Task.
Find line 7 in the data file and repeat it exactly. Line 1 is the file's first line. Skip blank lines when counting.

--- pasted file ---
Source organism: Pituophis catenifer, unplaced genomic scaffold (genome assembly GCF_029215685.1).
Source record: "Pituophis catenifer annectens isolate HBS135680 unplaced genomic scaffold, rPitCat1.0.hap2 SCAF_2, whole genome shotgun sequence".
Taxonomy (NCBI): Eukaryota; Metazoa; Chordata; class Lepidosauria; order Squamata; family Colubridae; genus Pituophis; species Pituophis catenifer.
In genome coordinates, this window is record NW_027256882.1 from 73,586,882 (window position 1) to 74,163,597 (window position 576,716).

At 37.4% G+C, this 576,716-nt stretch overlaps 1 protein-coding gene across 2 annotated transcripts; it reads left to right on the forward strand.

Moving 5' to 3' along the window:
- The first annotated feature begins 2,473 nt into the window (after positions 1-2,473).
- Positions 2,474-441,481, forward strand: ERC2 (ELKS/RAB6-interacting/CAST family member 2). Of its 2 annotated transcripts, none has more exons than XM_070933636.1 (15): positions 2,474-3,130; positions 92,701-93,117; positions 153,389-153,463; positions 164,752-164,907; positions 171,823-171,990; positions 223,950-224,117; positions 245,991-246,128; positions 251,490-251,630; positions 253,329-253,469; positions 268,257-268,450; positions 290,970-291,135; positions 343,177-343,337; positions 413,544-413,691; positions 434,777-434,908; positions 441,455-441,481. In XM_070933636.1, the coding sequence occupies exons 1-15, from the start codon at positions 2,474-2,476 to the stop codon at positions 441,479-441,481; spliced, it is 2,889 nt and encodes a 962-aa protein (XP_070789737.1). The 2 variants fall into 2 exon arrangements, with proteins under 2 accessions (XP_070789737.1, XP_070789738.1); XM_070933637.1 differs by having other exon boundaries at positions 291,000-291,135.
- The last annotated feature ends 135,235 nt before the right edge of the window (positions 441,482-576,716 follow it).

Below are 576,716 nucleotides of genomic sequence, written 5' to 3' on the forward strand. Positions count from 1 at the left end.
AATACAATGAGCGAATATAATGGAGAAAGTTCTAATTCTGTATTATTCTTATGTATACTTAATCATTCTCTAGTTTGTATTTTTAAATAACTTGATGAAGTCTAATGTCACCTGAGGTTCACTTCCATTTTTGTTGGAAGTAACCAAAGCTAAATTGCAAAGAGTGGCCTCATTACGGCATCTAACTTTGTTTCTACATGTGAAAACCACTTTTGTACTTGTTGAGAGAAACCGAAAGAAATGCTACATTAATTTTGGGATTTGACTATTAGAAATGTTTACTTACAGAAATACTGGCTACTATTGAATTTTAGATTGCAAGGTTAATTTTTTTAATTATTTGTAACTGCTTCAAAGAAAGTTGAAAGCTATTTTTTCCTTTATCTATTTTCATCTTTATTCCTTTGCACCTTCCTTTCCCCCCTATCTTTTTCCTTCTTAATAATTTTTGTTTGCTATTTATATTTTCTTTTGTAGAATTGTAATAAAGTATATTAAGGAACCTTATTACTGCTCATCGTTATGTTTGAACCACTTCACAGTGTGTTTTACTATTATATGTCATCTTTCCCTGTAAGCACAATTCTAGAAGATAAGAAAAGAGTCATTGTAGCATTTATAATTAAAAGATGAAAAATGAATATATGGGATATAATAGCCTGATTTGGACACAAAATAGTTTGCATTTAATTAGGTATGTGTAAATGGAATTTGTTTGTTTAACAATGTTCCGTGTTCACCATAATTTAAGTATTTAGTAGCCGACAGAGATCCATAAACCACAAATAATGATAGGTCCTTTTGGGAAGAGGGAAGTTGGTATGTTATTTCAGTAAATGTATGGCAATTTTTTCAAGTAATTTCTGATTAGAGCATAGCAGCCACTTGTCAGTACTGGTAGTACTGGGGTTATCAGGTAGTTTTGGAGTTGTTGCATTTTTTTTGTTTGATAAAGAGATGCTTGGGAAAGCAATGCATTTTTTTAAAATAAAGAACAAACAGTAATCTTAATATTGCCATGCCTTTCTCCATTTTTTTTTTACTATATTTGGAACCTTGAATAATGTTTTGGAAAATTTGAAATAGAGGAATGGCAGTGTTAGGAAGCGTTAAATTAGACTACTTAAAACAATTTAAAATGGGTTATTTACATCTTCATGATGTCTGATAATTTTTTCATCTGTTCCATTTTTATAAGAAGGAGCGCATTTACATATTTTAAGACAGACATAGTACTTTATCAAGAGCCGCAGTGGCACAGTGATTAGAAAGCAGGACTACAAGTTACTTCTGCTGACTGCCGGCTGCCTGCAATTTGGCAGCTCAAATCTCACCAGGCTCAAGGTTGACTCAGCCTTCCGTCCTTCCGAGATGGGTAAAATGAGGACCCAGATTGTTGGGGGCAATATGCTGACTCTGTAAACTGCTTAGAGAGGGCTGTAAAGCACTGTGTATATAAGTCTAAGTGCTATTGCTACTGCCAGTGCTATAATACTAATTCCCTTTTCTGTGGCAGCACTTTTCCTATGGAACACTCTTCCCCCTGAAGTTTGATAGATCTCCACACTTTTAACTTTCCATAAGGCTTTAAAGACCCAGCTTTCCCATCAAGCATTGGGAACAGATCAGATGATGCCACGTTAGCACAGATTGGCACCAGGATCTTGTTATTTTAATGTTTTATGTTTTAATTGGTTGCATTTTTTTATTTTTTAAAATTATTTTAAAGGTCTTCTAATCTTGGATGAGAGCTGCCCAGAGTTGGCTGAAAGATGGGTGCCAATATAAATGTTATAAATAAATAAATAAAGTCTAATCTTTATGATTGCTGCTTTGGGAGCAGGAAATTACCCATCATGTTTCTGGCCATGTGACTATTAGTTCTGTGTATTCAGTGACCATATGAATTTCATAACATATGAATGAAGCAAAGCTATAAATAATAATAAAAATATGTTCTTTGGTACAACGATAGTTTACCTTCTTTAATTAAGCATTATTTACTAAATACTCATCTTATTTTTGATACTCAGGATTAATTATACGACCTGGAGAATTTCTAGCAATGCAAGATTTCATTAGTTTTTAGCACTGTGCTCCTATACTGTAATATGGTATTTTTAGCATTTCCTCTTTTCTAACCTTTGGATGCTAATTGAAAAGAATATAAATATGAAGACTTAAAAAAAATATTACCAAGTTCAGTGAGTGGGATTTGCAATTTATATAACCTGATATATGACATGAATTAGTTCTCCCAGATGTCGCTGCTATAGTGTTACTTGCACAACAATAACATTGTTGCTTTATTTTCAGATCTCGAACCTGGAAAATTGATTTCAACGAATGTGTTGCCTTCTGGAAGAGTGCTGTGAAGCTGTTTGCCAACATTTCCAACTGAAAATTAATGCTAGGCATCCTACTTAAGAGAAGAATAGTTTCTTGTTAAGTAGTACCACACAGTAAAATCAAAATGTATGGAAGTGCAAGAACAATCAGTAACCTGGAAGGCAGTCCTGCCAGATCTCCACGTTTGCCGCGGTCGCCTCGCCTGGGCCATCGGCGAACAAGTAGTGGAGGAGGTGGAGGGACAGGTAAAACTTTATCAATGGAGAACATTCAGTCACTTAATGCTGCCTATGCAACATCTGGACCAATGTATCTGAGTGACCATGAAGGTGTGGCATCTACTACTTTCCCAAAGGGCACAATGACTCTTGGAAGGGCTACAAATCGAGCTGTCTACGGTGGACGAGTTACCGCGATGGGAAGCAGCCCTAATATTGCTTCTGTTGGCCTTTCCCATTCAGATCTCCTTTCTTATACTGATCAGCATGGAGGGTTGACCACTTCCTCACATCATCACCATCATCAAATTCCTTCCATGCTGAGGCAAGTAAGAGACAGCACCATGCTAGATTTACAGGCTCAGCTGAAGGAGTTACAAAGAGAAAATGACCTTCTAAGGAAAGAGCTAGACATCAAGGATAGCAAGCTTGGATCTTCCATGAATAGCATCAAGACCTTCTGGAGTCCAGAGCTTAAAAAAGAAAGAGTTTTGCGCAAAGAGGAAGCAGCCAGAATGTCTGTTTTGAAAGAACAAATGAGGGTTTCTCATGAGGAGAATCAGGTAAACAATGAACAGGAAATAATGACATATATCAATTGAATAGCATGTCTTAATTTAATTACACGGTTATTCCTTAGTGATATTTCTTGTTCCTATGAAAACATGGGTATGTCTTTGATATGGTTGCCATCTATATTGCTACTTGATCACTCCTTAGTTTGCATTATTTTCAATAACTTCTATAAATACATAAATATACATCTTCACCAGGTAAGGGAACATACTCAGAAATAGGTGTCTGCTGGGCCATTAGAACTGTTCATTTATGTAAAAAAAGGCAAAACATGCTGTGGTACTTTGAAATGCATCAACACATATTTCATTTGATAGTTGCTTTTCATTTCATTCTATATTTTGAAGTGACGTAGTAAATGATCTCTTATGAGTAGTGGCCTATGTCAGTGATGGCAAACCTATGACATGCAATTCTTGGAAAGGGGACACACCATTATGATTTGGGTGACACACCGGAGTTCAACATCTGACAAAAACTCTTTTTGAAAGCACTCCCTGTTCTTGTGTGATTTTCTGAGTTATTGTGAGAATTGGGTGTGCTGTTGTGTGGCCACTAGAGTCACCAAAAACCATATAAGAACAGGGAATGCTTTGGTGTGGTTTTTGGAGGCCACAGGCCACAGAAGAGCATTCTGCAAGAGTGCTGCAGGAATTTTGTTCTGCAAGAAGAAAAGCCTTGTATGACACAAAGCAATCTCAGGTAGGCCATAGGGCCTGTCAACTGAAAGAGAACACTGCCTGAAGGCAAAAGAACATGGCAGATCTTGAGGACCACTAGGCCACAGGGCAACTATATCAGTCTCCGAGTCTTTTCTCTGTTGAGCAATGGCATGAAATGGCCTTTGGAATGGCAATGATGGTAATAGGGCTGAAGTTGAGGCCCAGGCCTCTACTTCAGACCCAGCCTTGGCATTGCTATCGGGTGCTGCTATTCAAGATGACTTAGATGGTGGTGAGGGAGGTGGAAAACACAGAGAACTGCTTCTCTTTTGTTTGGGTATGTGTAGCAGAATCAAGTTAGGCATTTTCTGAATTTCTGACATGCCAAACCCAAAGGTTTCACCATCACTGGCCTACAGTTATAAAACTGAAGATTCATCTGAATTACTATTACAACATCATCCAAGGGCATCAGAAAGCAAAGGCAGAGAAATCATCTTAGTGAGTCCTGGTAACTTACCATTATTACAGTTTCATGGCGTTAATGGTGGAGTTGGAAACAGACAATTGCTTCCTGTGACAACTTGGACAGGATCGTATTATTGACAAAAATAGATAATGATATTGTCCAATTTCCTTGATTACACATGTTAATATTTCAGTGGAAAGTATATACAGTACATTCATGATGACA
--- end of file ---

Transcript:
- The first annotated feature begins 2,473 nt into the window (after positions 1-2,473).